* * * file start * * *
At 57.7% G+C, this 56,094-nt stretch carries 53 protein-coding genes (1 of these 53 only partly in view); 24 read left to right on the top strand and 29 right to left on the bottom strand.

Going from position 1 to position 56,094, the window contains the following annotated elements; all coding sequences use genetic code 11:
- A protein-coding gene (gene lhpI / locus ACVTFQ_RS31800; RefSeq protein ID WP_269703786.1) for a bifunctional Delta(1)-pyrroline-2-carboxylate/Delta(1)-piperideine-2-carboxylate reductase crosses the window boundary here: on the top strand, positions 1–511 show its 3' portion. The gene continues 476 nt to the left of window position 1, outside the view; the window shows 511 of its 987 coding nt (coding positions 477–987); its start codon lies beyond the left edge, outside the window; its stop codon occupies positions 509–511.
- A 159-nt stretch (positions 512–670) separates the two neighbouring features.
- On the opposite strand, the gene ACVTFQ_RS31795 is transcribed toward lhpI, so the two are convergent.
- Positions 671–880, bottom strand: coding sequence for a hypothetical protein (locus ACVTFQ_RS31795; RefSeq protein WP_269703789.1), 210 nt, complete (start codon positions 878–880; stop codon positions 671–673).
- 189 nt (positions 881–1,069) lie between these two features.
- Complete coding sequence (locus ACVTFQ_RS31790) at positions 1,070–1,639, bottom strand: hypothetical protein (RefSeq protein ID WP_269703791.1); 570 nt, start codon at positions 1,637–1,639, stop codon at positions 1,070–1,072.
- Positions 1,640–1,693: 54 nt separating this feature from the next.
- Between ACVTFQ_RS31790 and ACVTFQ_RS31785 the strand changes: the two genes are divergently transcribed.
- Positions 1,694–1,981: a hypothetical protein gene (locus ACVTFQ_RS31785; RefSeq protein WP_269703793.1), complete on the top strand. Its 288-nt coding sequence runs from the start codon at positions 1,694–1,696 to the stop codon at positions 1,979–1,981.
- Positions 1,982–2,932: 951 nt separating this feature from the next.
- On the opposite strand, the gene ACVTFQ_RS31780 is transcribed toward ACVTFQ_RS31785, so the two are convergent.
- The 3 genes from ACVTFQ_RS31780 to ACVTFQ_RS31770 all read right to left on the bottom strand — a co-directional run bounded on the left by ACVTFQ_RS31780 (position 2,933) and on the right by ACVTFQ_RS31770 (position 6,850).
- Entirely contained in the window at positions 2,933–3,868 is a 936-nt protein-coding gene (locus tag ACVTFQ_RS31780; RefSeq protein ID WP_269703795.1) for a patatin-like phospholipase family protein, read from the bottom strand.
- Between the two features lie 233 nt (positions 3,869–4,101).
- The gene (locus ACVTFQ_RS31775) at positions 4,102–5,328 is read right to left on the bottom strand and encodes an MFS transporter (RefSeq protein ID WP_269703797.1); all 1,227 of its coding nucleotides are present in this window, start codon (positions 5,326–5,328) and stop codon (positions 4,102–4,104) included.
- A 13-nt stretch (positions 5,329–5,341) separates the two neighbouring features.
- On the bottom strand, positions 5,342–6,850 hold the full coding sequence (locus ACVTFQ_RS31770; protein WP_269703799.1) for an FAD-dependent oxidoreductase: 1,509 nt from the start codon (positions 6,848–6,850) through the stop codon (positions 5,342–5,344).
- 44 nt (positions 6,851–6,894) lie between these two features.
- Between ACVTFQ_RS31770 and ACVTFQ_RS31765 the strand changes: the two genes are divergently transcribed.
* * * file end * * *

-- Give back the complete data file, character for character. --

At 57.7% G+C, this 56,094-nt stretch carries 53 protein-coding genes (1 of these 53 only partly in view); 24 read left to right on the top strand and 29 right to left on the bottom strand.

Going from position 1 to position 56,094, the window contains the following annotated elements; all coding sequences use genetic code 11:
- A protein-coding gene (gene lhpI / locus ACVTFQ_RS31800; RefSeq protein ID WP_269703786.1) for a bifunctional Delta(1)-pyrroline-2-carboxylate/Delta(1)-piperideine-2-carboxylate reductase crosses the window boundary here: on the top strand, positions 1–511 show its 3' portion. The gene continues 476 nt to the left of window position 1, outside the view; the window shows 511 of its 987 coding nt (coding positions 477–987); its start codon lies beyond the left edge, outside the window; its stop codon occupies positions 509–511.
- A 159-nt stretch (positions 512–670) separates the two neighbouring features.
- On the opposite strand, the gene ACVTFQ_RS31795 is transcribed toward lhpI, so the two are convergent.
- Positions 671–880, bottom strand: coding sequence for a hypothetical protein (locus ACVTFQ_RS31795; RefSeq protein WP_269703789.1), 210 nt, complete (start codon positions 878–880; stop codon positions 671–673).
- 189 nt (positions 881–1,069) lie between these two features.
- Complete coding sequence (locus ACVTFQ_RS31790) at positions 1,070–1,639, bottom strand: hypothetical protein (RefSeq protein ID WP_269703791.1); 570 nt, start codon at positions 1,637–1,639, stop codon at positions 1,070–1,072.
- Positions 1,640–1,693: 54 nt separating this feature from the next.
- Between ACVTFQ_RS31790 and ACVTFQ_RS31785 the strand changes: the two genes are divergently transcribed.
- Positions 1,694–1,981: a hypothetical protein gene (locus ACVTFQ_RS31785; RefSeq protein WP_269703793.1), complete on the top strand. Its 288-nt coding sequence runs from the start codon at positions 1,694–1,696 to the stop codon at positions 1,979–1,981.
- Positions 1,982–2,932: 951 nt separating this feature from the next.
- On the opposite strand, the gene ACVTFQ_RS31780 is transcribed toward ACVTFQ_RS31785, so the two are convergent.
- The 3 genes from ACVTFQ_RS31780 to ACVTFQ_RS31770 all read right to left on the bottom strand — a co-directional run bounded on the left by ACVTFQ_RS31780 (position 2,933) and on the right by ACVTFQ_RS31770 (position 6,850).
- Entirely contained in the window at positions 2,933–3,868 is a 936-nt protein-coding gene (locus tag ACVTFQ_RS31780; RefSeq protein ID WP_269703795.1) for a patatin-like phospholipase family protein, read from the bottom strand.
- Between the two features lie 233 nt (positions 3,869–4,101).
- The gene (locus ACVTFQ_RS31775) at positions 4,102–5,328 is read right to left on the bottom strand and encodes an MFS transporter (RefSeq protein ID WP_269703797.1); all 1,227 of its coding nucleotides are present in this window, start codon (positions 5,326–5,328) and stop codon (positions 4,102–4,104) included.
- A 13-nt stretch (positions 5,329–5,341) separates the two neighbouring features.
- On the bottom strand, positions 5,342–6,850 hold the full coding sequence (locus ACVTFQ_RS31770; protein WP_269703799.1) for an FAD-dependent oxidoreductase: 1,509 nt from the start codon (positions 6,848–6,850) through the stop codon (positions 5,342–5,344).
- 44 nt (positions 6,851–6,894) lie between these two features.
- Between ACVTFQ_RS31770 and ACVTFQ_RS31765 the strand changes: the two genes are divergently transcribed.